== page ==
Sparkling water health questions bubble up

By Kenyan Houck

Jesuit News (Portland, Oregon)

Sparkling water’s healthy benefits and friendly appearance may be misleading consumers. Recent studies have called into question whether the low pH of sparkling water poses a potential risk to the enamel on your teeth.

As noted by Medical News Today, the process for creating sparkling water involves the addition of pressurized carbon dioxide gas to water without any salts, acids or sugars being added. These last ingredients are what increase the risk of tooth decay.

Senior Gabriella Brown vocalized a growing trend regarding the reason for drinking carbonated water.

“I do not think sparkling water is a substitute for regular water,” Brown said. “I believe sparkling water is a healthier substitute for soda.”

While carbonated water is undeniably healthier than soda, it still poses potential risks to the enamel or your teeth. Senior Nolan Skokan noted no obvious benefits to the drink itself.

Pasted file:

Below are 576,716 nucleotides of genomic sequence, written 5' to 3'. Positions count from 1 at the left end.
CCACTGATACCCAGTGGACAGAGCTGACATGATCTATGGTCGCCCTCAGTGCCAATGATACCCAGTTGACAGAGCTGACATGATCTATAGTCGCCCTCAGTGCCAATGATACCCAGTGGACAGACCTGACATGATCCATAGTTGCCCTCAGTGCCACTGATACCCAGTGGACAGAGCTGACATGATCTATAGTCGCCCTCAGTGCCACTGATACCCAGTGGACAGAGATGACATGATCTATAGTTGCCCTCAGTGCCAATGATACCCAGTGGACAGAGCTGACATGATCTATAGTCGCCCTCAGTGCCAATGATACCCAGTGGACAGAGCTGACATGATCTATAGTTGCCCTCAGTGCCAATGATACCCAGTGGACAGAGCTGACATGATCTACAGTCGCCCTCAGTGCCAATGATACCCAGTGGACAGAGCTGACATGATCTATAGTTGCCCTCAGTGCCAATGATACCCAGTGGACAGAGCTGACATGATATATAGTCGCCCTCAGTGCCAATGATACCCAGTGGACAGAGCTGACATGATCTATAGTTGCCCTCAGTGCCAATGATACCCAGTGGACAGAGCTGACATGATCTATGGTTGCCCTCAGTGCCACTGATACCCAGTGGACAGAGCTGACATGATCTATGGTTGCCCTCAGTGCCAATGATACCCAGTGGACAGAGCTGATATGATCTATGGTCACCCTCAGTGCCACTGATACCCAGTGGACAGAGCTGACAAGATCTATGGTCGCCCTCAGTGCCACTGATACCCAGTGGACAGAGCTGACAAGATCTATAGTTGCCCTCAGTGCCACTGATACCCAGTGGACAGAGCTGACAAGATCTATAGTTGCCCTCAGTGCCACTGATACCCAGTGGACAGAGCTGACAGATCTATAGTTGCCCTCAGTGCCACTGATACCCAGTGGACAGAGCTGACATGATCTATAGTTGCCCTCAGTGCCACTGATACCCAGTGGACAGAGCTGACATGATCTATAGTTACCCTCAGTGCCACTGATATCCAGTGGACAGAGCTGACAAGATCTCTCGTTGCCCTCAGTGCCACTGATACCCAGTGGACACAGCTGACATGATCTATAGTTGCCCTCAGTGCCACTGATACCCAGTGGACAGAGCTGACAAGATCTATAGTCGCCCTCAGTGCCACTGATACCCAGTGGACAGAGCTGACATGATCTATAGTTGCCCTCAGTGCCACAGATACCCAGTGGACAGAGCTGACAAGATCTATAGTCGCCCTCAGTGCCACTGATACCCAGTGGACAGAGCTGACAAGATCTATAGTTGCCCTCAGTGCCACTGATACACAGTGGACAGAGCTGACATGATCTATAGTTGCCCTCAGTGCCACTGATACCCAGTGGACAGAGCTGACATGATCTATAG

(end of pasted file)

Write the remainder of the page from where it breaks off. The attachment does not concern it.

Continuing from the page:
“Usually something that tastes bad is healthy for you, but in this case I feel like there is no benefit to drinking sparkling water,” Skokan said.

Skokan may have inadvertently brought to light a potentially serious issue. According to the Chicago Tribune, anything with a pH below 4 is potentially harmful to the health of a person’s teeth, and most sparkling waters’ have a pH in the 3.5-4 range with carbonation playing a significant factor.

For comparison purposes, studies reported by Shelton Dentistry have shown that Coke has a pH of roughly 2.52, a regular Starbucks coffee is about 4.85, and Minute Maid Orange Juice’s pH is 3.7. Not only does the study highlight the acidic nature of these beverages, it also creates juxtaposition between the pH of sparkling water and orange juice, a drink known for its acidity.

Mrs. Michelle Strear, a member of the counseling department and frequent carbonated water drinker, recalled a fundamental issue surrounding the beverage.

“A few years ago, I remember asking my dentist about [carbonated beverages], and he said that the carbonation ate away at the enamel on [my] teeth,” Strear said.

Fortunately, the Chicago Tribune also stated that consuming sparkling water from time to time is not detrimental, rather its consistent continual consumption that could be potentially harmful.

Photo Credit: Jannes Pockele

Leave a Reply